BUTTERNUT ‘BARBARA BUTTERNUT F1’: Unusual large, striped fruit with a very small seed cavity and tasty, orange flesh.

TOP TIP:  After cutting winter squashes leave them on the surface of the soil for the skins to cure for a few days before moving them under cover.

How to Growing Celeriac & Kale
23 May



Easier to grow than celery, but with a similar taste, this hardy veg deserves to be more widely grown.


‘PRINZ’: Good resistance to bolting.

‘MONARCH’: Award-winning variety with a good flavor.

‘BRILLIANT’: Large, smooth roots. Stores well.


CELERY LEAF MINER: Pick off individual leaves or cover plants with netting.

SLUGS: Use your favourite form of slug control, such as pallets, barriers or traps.

CELERY LEAF SPOT: Spray with Vitas Organic 2 in 1 (fish oils).

CARROT FLY: Consider covering the crop with Enviromesh, Veggiemesh or similar after planting if the post is a problem in your area.


Like it’s cousin celery, celeriac wants a fertile moisture-retentive soil. Pick a spot which has had plenty of well-rotted organic matter dug in during the previous winter.


This crop does need a long season in order to produce nice big ‘bulbs’ (It is really a swollen stem). Sow in Match in cell trays or seed trays filled with fresh multi-purpose compost and place in a heated propagator set at 18C (65F). If started in seed trays prick the seedlings out as soon as they are large enough to handle and move into small pots or cells. Harden off before planting out in late May. Alternatively buy in young plants from specialists.


Plant out your youthful plants 30cm (12in) apart and let 58cm (15in) between rows. Dig Out а appropriate sized hole with a trowel and pop the plant in. Business nicely keeping the crown just above water and the soil surface completely. It really is essential your plants receive loads of water during dry spells right through the growing period to avoid any checks in development which may result in bolting. Keep the rows weed free.


Harvest the ‘roots’ from October onwards when they reach at least 8cm (3in) in diameter. Much of the weight is put on by the roots late in the season and being quite hardy they can be left in the ground to develop until needed. Cover with fleece or straw to protect them from the winter cold or lift, trim off the leaves and stone in boxes of dry peat or sand.




Rich in vitamins K, A and C, this easy to grow vegetable has recently gained almost cult status as something of a superfood.


Kale is less fussy about soil than other brassicas, though it’s always a good idea to dig in well-rotted manure in the winter and add lime if your soil is a little acidic.


Sow kale seeds April-May, though you can start them off in modular cell trays or 7 ½ cm (3in) pots first if you prefer. Sow thinly to a depth of 1cm with 15cm (6in) between drills. When seedlings are large enough to handle, thin them out to 5cm (2in) apart.


When the young plants are 12-15cm (5-6in) tall, move them to their final position, 45-60cm (1 ½ , 2ft) apart depending on variety, late June to early August. Apply a general fertiliser soon after planting, water well in dry periods and hoe regularly between plants and rows.


You can choose a loose leaved or curly leaved variety, or why not grow both?

‘DARKIBOR F1‘ : This produces dark leaves, finely curled. A very hardy variety.

‘DWARF GREEN CURLED’: This is a good option for small space gardening. It produces dark leaves in tightly curled frills. Very hardy.

‘NERO Dl TOSCANA‘: This variety originated in Tuscany. Dark, Savoy-like leaves with a peppery taste. Good cooked but also good in salads if picked young.


APHIDS: These feed on the sap of the plant and axcrete honeydew, which then causes a sooty mould. Insect netting will keep these out.

CATERPILLARS: Cabbage white caterpillars are partial to kale so cover your plants with butterfly netting or check leaves regularly and destroy eggs.

CABBAGE WHITEFLY: These are a sap-sucking insect that flies up in a cloud when you touch the plant. Insect netting will help protect kale from this pest.

Growing Potatoes and Spinach
07 May




BLIGHT: This fungal disease, more prevalent in wet end warm summers, I t usually devastating. The leaves will turn brown and spread downwards, ultimately causing the tubers to rot.  A good range of blight-resistant varieties is currently available.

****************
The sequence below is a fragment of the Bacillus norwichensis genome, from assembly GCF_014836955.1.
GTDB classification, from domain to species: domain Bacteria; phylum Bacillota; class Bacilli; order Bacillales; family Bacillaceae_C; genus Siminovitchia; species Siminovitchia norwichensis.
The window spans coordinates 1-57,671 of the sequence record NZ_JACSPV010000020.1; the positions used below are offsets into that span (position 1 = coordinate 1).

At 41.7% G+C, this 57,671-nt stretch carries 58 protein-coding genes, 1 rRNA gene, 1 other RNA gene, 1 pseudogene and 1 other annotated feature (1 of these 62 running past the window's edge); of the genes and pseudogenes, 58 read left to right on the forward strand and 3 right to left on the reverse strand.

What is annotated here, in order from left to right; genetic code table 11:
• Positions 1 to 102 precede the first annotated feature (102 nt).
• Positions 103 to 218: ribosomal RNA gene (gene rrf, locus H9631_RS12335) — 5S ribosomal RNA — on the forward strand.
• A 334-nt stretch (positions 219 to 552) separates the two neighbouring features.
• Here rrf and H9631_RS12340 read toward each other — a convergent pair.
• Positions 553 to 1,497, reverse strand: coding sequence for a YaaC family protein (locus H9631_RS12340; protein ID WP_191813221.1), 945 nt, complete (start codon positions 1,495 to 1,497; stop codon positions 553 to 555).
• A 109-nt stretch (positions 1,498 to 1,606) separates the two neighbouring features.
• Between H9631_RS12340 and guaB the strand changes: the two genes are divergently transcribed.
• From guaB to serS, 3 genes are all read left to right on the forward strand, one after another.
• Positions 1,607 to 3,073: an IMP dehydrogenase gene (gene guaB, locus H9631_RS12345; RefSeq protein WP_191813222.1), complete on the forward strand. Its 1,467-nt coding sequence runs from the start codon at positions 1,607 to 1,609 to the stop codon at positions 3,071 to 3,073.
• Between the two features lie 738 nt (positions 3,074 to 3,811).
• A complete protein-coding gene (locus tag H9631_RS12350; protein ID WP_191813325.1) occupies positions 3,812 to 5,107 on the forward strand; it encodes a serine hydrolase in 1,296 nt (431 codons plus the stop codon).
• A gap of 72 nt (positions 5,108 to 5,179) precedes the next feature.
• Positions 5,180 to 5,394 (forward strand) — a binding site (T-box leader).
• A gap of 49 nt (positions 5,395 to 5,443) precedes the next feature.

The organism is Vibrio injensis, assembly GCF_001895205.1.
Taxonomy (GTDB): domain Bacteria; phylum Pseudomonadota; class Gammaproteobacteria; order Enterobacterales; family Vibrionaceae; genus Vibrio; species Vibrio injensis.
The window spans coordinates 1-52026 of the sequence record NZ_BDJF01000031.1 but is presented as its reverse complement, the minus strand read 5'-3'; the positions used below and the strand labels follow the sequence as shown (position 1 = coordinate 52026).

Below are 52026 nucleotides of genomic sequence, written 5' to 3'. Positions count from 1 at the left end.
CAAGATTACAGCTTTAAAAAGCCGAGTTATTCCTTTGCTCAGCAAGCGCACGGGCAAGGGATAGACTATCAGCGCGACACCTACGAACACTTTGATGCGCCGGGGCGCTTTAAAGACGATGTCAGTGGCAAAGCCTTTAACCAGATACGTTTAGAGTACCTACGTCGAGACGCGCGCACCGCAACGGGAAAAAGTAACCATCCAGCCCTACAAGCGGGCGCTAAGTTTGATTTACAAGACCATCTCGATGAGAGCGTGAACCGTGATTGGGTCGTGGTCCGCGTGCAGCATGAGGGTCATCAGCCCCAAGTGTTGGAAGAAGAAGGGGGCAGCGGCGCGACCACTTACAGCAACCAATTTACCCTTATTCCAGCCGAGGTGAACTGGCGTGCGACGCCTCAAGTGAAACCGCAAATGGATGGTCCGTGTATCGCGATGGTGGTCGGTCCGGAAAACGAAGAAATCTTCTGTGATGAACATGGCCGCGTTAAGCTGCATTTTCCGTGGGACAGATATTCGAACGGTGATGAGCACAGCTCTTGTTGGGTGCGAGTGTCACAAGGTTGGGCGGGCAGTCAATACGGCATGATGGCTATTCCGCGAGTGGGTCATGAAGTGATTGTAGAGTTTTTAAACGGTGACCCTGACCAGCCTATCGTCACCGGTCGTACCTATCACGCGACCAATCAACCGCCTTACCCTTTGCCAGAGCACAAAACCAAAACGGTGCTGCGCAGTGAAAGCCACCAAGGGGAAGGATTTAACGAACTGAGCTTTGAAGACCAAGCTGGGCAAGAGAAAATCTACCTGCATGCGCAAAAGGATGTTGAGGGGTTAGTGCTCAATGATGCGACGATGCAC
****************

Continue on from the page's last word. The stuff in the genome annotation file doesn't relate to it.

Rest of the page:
POTATO BLACKLEG: This is another fungal disease which causes stems to turn black end rot. Infected foliage should be removed and burned.

SCAB: The tubers continue to be edible but a bit unsightly. Avert lime.


Potatoes like a sunny position in a fertile soil which has benefited from a good digging in of well-rotted manure in the autumn or winter prior to planting. For Christmas potatoes a ‘maincrop’ (rather than ’first early’ or ’second early’) variety should be planted in the latter half of April end harvested September-October for storing over winter.


Potatoes are grown from ‘seed’ potatoes which can be purchased online or from garden centres. Sow 38cm (15in) apart, in rows 75cm (30in) apart, and in trenches (3-15cm) (5-6in) deep. Be sure to plant with the ’eye’, (small indentations in the potato) facing upwards as best you can.


When the stems are about 23cm (9in) in height earth up the soil around them by drawing soil from between the rows over the haulms (or stems) However, do watch out for late frosts end to cover your plants with horticultural fleece if cold weather is forecast. Frost will blacken the foliage of your plants and seriously set them back. Continue to earth up around your plants until the ridge is about 25cm (10in) high. Water regularly, especially in dry spells to prevent scab forming on your tubers (the potatoes)


It is time to harvest when the foliage has died back on your plants. Dig up your potatoes with a fork or dig deep at a 45″ angle with the intention of lifting the tubers from below rather than slicing through them. Rub off any ground and leave them to dry for several hours. After this, they are able to be stored in paper or hessian sacks.




Rich in Vitamin K (which is good for bones) and iron, spinach is considered something of a wonder veg which is relatively easy to grow.


Spinach really needs a well manured soil rich in organic matter which will therefore retain moisture well.

If your soil is acidic, add lime to increase alkalinity, and add a general fertiliser a couple of weeks before sowing.


Sow winter spinach July-September direct into the place it is to grow. Sow thinly to a depth of 2cm (1in) in rows 30cm (12in) apart.  As soon as the seedlings are large enough to handle thin to 7.5cm (3in) – these can be used as baby leaves for salads.


Spinach will take advantage of regular watering, especially during dry weather. Weeding help prevent fungal diseases like downy mildew and will improve breathing around the plants. Give a high nitrogen liquid feed once the plants are established.


Winter spinach can be harvested as a baby leaf at 5cm (2in), as a cut-and-come vegetable at 10cm (4in), or as a whole plant October-January. Depending on how severe the winter is, you may need to cover your plants with a cloche or fleece.